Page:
Sunday, December 14, 2014

The Hobbit: The Battle of the Five Armies

Directed by: Peter Jackson 
Cast: Ian McKellan, Martin Freeman, Cate Blanchett, Orlando Bloom Benedict Cumberbatch as the dragon, Richard Armitrage, Luke Evans, Lee Pace, Hugo Weaving, Christopher Lee, Stephen Fry, Billy Connolly 

Review by James Colt Harrison 

With the zillions of books sold to teen-agers around the world, kids over 5, seniors at Shady Pines, and precocious toddlers who can read at 6 months, there is hardly a person on earth who is not familiar with author J.R.R. Tokian’s Hobbit series. This is not to mention the two previous Peter Jackson spectacular films that emerged out of the gorgeous scenery of his native New Zealand. 

Alas, as all things come to a glorious end (sometimes), we are at the termination of the fine trilogy of Hobbit films with the dazzling 3D-IMAX eye-knocker The Hobbit: Battle of the Five Armies. The realistic 3D cameras of Cinematographer Andrew Lesnie use the three dimensional process as a companion to the action and it never intrudes on the audience’s concentration. Occasionally, for old-time sakes, a sword or an animal horn protrudes out into the audience, but it is not done as a stunt. 

Somebody or some thing is always trying to ruin the Hobbit’s land and cities, and it is no different in this final episode. The most ferocious is the fire-breathing dragon, who has more Octane in his mouth than a  Union 76 Premium pump. Giving voice to the awful, nasty dragon is current hot actor Benedict Cumberbatch. Unfortunately, we never see him on screen but only hear his electronically enhanced, British-cultured voice. His stage training has come in handy, and he uses his voice as effectively as the classic film and stage star Richard Burton did in his day.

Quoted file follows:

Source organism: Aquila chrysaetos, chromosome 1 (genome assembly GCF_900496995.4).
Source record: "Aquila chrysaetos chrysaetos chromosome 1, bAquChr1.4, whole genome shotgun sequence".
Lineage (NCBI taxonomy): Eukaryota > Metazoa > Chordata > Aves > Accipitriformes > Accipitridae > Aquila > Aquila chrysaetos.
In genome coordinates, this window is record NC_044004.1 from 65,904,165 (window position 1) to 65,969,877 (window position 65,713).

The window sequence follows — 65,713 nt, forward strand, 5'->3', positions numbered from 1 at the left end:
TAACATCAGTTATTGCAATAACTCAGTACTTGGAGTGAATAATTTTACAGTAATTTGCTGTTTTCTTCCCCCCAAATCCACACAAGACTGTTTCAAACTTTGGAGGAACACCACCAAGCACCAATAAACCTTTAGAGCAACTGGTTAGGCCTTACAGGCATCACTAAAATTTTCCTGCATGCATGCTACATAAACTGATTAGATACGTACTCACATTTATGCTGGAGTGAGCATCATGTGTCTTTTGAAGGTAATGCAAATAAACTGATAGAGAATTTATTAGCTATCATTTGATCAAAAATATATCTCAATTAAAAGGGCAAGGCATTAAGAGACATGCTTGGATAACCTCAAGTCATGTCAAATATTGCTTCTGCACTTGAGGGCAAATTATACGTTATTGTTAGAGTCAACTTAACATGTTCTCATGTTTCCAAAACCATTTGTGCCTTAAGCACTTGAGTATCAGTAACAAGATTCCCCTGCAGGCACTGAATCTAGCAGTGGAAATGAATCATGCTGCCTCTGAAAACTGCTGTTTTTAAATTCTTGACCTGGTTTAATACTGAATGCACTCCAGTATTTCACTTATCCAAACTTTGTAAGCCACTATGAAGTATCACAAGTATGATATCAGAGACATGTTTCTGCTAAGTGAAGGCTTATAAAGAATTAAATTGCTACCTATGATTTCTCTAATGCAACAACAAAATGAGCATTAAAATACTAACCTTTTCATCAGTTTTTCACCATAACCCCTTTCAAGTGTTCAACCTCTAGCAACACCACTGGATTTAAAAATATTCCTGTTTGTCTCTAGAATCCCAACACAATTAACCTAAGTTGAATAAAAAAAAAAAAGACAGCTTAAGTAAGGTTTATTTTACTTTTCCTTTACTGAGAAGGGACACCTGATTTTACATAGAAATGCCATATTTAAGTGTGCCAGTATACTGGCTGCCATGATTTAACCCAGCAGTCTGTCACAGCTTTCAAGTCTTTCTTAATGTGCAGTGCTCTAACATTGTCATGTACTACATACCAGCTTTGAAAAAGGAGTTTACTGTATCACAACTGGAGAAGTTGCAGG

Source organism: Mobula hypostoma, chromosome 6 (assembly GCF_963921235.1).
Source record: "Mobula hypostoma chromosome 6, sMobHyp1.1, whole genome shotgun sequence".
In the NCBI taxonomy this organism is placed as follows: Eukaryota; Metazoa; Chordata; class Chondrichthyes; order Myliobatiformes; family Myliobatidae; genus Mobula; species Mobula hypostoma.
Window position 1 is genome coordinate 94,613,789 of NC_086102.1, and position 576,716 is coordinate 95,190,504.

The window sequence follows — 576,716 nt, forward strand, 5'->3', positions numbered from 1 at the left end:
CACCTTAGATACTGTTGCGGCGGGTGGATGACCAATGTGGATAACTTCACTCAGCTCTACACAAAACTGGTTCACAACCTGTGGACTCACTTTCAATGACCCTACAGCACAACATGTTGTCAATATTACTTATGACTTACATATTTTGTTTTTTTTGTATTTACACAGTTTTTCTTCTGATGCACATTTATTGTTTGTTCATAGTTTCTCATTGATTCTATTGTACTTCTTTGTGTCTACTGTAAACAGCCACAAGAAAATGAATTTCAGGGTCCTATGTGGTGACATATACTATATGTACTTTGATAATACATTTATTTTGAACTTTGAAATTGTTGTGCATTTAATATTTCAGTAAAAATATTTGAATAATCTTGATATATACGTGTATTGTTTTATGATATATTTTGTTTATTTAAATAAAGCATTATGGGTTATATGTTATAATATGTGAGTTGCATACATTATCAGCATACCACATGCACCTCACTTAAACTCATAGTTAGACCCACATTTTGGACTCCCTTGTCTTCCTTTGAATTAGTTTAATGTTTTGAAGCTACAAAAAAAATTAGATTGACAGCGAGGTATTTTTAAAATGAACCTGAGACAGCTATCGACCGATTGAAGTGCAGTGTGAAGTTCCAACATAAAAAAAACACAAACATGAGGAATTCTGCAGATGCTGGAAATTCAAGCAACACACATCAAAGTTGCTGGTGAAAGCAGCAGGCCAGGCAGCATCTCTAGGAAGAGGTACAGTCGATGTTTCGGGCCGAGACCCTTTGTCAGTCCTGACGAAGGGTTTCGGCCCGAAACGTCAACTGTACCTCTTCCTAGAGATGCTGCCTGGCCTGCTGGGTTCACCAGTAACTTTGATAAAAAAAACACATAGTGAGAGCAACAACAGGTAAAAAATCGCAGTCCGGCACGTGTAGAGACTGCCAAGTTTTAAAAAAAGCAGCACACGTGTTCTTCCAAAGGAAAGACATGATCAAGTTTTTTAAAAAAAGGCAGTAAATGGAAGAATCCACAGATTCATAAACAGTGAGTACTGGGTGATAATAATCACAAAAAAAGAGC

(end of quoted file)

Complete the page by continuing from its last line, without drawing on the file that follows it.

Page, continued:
If cities are to be destroyed, then we must actually see a city to have all the destruction reigned down on it. The artisans were busy building cutsey houses and churches in model form. Unfortunately, that’s exactly what they look like---models. Not once do we get the feeling that it is at all real. Perhaps that was the director’s intention? After all, this is a fantasy. One thing that was real was actor Stephen Fry as the greedy mayor who absconds with all the gold in a flimsy row boat. Will he get his come-uppance? Greed has come down through the ages and doesn’t seem to have changed human nature. 

All the old favorites are here---Cate Blanchett as the ethereal Elf Queen Galadriel, Ian McKellan as the beloved wizard Gandalf, Martin Freeman as Bilbo, startlingly blonde Thranduil played by handsome Lee Pace, and the dashing Orlando Bloom as Legolas. Yes, the dwarves are unspeakably loveable as usual. But now there is less of them and more of the main characters so we get to know them a little better and can figure out who in the world they are in relation to each other. That was a bit of a puzzle in the other two films. 

Martin Freeman has come to the fore recently in some outstanding work on television in the Sherlock Holmes series with the previously mentioned Cumberbatch. Freeman has proven he can actually act and has moved beyond wearing funny Hobbit feet. 

There is no lack of action, destruction of old castles, crunching of dangerous ice ponds, with plenty of good old-fashioned eye gouging and being run through with a five-foot long sword! Everything is here to enthrall big and little boys at the local matinee IMAX theatre. Go see it. You’ll become an astonished teen-ager, too.

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Anonymous said...

It's a solid end to a trilogy that, quite frankly, needed one. Good review James.

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